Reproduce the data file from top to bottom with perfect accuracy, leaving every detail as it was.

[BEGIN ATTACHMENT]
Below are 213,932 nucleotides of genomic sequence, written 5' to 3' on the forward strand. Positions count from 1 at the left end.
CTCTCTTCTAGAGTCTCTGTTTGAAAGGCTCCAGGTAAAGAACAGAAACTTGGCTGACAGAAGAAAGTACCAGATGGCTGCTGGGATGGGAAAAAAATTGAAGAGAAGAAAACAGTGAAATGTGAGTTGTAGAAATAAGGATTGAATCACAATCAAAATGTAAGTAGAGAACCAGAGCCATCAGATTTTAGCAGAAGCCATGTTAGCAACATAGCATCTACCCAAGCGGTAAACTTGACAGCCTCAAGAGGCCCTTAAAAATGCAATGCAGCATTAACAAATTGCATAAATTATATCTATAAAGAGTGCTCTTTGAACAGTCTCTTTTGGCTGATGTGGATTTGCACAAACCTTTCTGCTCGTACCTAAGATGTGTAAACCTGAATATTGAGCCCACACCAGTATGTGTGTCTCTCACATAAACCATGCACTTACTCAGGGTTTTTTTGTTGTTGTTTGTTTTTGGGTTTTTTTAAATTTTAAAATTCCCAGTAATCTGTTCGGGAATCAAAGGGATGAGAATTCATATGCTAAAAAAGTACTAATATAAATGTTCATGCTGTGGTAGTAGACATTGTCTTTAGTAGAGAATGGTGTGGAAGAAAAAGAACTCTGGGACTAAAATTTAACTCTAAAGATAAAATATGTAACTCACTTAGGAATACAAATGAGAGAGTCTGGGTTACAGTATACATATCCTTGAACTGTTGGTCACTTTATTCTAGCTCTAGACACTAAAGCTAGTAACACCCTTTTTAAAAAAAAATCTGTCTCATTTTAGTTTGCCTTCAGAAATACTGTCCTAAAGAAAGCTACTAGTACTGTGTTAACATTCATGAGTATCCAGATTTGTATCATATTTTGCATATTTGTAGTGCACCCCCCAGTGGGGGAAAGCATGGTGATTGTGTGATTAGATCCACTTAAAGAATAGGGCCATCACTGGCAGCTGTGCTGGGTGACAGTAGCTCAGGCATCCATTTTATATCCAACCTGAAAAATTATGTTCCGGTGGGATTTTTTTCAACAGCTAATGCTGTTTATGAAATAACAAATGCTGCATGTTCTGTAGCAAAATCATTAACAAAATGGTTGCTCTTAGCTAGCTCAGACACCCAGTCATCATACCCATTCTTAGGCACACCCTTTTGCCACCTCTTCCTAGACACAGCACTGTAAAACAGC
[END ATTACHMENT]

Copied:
Below are 213,932 nucleotides of genomic sequence, written 5' to 3' on the forward strand. Positions count from 1 at the left end.
CTCTCTTCTAGAGTCTCTGTTTGAAAGGCTCCAGGTAAAGAACAGAAACTTGGCTGACAGAAGAAAGTACCAGATGGCTGCTGGGATGGGAAAAAAATTGAAGAGAAGAAAACAGTGAAATGTGAGTTGTAGAAATAAGGATTGAATCACAATCAAAATGTAAGTAGAGAACCAGAGCCATCAGATTTTAGCAGAAGCCATGTTAGCAACATAGCATCTACCCAAGCGGTAAACTTGACAGCCTCAAGAGGCCCTTAAAAATGCAATGCAGCATTAACAAATTGCATAAATTATATCTATAAAGAGTGCTCTTTGAACAGTCTCTTTTGGCTGATGTGGATTTGCACAAACCTTTCTGCTCGTACCTAAGATGTGTAAACCTGAATATTGAGCCCACACCAGTATGTGTGTCTCTCACATAAACCATGCACTTACTCAGGGTTTTTTTGTTGTTGTTTGTTTTTGGGTTTTTTTAAATTTTAAAATTCCCAGTAATCTGTTCGGGAATCAAAGGGATGAGAATTCATATGCTAAAAAAGTACTAATATAAATGTTCATGCTGTGGTAGTAGACATTGTCTTTAGTAGAGAATGGTGTGGAAGAAAAAGAACTCTGGGACTAAAATTTAACTCTAAAGATAAAATATGTAACTCACTTAGGAATACAAATGAGAGAGTCTGGGTTACAGTATACATATCCTTGAACTGTTGGTCACTTTATTCTAGCTCTAGACACTAAAGCTAGTAACACCCTTTTTAAAAAAAAATCTGTCTCATTTTAGTTTGCCTTCAGAAATACTGTCCTAAAGAAAGCTACTAGTACTGTGTTAACATTCATGAGTATCCAGATTTGTATCATATTTTGCATATTTGTAGTGCACCCCCCAGTGGGGGAAAGCATGGTGATTGTGTGATTAGATCCACTTAAAGAATAGGGCCATCACTGGCAGCTGTGCTGGGTGACAGTAGCTCAGGCATCCATTTTATATCCAACCTGAAAAATTATGTTCCGGTGGGATTTTTTTCAACAGCTAATGCTGTTTATGAAATAACAAATGCTGCATGTTCTGTAGCAAAATCATTAACAAAATGGTTGCTCTTAGCTAGCTCAGACACCCAGTCATCATACCCATTCTTAGGCACACCCTTTTGCCACCTCTTCCTAGACACAGCACTGTAAAACAGC